Syfy, 29 July, 5, 12, 19, 26 August, 2, 9 September
Contains some spoilers for UK audiences
Machines go wild, lightning strikes, vines attack, time repeats and repeats, fish people resurface, twins tussle and Evi exits—just another summer in haunted Haven.
This batch of episodes displays both the strengths and weaknesses of Haven. It’s an interesting enough series, but too often the threats posed seem like they’ve been lifted from other shows (Supernatural and The X-Files spring to mind), while there’s not enough signature Stephen King content to really justify the series’ roots. For example, ‘The Ties That Bind’ had interesting Cthulhu echoes with more than a hint of H.P. Lovecraft’s The Shadow Over Innsmouth, while ‘Audrey Parker’s Day Off’ was a successful spin on the well-worn Groundhog Day scenario.
Across these shows there have been some positive developments. The doppleganger Audrey has gone, while Jason Priestley has joined the cast as the charismatic Chris Brody. Everyone loves this Chris (that’s his ‘trouble’) except for Audrey Parker, the one woman he wants to. Priestley is a welcome addition to the cast, shaking things up dramatically. He also directed ‘Lockdown’, a typical one-location ‘bottle show’ that nonetheless looks wonderful. That episode also saw the removal of the annoying Evi character (although Duke didn’t seem too cut up at his ex-wife’s demise).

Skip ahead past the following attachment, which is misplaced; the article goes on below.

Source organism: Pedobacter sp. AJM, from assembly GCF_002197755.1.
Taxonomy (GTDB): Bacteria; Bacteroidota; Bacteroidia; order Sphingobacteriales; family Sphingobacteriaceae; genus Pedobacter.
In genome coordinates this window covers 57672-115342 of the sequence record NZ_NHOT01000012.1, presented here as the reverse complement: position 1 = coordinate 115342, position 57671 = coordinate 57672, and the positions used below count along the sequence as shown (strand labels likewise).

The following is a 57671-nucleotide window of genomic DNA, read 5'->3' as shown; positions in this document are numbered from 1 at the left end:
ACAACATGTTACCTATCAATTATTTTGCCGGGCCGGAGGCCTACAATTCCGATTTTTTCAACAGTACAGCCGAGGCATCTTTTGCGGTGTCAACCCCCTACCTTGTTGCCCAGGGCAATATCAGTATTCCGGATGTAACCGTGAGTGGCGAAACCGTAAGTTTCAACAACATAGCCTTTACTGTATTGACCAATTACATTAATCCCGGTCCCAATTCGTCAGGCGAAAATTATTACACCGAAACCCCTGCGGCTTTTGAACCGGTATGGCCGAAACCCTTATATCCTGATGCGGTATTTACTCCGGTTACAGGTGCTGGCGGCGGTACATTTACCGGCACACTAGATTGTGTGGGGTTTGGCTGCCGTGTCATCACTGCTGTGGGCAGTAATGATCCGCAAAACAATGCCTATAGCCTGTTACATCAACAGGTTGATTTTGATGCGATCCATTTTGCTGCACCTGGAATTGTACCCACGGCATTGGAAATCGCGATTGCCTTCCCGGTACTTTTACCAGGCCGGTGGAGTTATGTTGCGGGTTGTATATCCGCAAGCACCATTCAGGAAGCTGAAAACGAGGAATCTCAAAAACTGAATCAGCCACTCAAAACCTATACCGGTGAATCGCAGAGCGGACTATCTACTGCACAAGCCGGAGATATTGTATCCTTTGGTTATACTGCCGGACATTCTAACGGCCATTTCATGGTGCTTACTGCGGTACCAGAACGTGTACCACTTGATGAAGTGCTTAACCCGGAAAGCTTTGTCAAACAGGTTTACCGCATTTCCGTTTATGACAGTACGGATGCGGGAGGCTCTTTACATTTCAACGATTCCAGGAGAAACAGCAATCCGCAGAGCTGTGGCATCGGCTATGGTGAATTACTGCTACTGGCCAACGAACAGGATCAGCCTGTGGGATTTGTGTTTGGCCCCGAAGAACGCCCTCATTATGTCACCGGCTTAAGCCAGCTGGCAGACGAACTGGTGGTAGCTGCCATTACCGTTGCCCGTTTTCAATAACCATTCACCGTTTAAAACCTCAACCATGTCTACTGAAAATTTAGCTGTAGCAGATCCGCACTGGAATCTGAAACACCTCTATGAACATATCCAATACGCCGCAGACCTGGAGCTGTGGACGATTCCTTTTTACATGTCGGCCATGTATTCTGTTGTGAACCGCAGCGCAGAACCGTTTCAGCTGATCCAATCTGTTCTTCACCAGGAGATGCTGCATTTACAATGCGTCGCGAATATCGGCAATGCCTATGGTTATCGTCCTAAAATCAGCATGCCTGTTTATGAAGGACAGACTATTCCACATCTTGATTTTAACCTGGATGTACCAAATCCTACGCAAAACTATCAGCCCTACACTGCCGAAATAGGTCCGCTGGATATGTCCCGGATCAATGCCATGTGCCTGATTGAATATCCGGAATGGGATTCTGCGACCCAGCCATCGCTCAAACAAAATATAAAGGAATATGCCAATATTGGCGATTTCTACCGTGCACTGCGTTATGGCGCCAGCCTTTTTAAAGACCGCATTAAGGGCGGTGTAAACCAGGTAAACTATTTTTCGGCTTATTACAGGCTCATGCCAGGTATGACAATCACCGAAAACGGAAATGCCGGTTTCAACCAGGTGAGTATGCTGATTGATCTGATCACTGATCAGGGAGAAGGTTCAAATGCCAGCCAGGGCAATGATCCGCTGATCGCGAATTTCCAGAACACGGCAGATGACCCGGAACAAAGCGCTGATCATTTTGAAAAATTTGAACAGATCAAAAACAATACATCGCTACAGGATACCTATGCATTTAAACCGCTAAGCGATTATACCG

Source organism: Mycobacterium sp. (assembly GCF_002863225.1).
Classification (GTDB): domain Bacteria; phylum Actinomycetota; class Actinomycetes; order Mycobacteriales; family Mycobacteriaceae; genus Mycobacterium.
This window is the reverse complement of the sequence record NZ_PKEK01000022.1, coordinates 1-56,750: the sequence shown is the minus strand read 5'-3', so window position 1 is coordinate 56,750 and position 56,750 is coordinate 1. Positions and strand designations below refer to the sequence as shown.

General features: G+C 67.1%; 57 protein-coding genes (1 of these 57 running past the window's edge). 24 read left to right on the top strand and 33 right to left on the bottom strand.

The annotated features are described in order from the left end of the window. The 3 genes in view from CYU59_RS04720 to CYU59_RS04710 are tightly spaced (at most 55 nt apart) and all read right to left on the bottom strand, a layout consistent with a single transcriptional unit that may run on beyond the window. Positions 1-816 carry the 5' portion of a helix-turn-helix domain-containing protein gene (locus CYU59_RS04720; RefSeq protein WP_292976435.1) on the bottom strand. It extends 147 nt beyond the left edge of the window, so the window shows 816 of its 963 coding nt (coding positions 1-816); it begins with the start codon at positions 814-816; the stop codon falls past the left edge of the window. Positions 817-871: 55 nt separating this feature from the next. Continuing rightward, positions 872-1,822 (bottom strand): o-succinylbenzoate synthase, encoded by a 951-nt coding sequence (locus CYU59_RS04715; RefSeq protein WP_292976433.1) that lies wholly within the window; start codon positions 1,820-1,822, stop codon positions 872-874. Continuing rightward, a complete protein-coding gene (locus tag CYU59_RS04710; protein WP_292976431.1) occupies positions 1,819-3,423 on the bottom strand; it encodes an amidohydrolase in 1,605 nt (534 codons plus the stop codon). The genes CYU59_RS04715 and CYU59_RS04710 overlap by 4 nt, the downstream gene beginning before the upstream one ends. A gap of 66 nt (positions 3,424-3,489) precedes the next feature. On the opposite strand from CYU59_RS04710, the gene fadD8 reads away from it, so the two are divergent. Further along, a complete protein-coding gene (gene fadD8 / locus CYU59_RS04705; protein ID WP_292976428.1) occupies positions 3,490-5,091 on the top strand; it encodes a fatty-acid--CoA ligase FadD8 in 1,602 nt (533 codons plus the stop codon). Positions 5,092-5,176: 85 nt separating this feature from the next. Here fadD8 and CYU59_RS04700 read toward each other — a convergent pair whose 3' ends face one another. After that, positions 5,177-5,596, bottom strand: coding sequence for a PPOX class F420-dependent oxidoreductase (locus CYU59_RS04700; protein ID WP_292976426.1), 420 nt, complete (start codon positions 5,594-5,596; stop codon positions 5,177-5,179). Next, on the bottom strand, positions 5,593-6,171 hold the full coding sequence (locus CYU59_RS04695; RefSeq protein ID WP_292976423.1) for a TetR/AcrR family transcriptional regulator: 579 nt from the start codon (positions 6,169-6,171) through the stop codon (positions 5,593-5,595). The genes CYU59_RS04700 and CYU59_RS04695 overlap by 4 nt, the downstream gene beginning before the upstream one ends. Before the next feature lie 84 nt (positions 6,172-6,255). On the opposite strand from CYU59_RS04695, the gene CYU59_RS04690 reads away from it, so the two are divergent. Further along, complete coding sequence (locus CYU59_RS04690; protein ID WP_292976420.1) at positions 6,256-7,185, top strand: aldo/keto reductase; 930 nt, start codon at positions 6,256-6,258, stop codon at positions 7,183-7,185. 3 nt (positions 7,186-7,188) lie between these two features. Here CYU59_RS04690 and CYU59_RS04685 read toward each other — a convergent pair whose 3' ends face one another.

There has been an attempt to develop some over-arching mystery mythology across this second season, but so far it is failing to cohere. It has the smell of being made-up-as-it-goes-along, especially when one episode Evi seems germane to some kind of conspiracy and is then disposed of by the next episode.
Verdict: Television with potential, Haven has still not quite become addictive viewing…
Episode 3 ‘Love Machine’: 5/10
Episode 4: ‘Sparks and Recreation’: 6/10
Episode 5: ‘Roots’: 6/10
Episode 6: ‘Audrey Parker’s Day Off’: 7/10
Episode 7: ‘The Tides That Bind’: 6/10
Episode 8: ‘Friend or Faux’: 7/10
Episode 9: ‘Lockdown’: 8/10
Brian J. Robb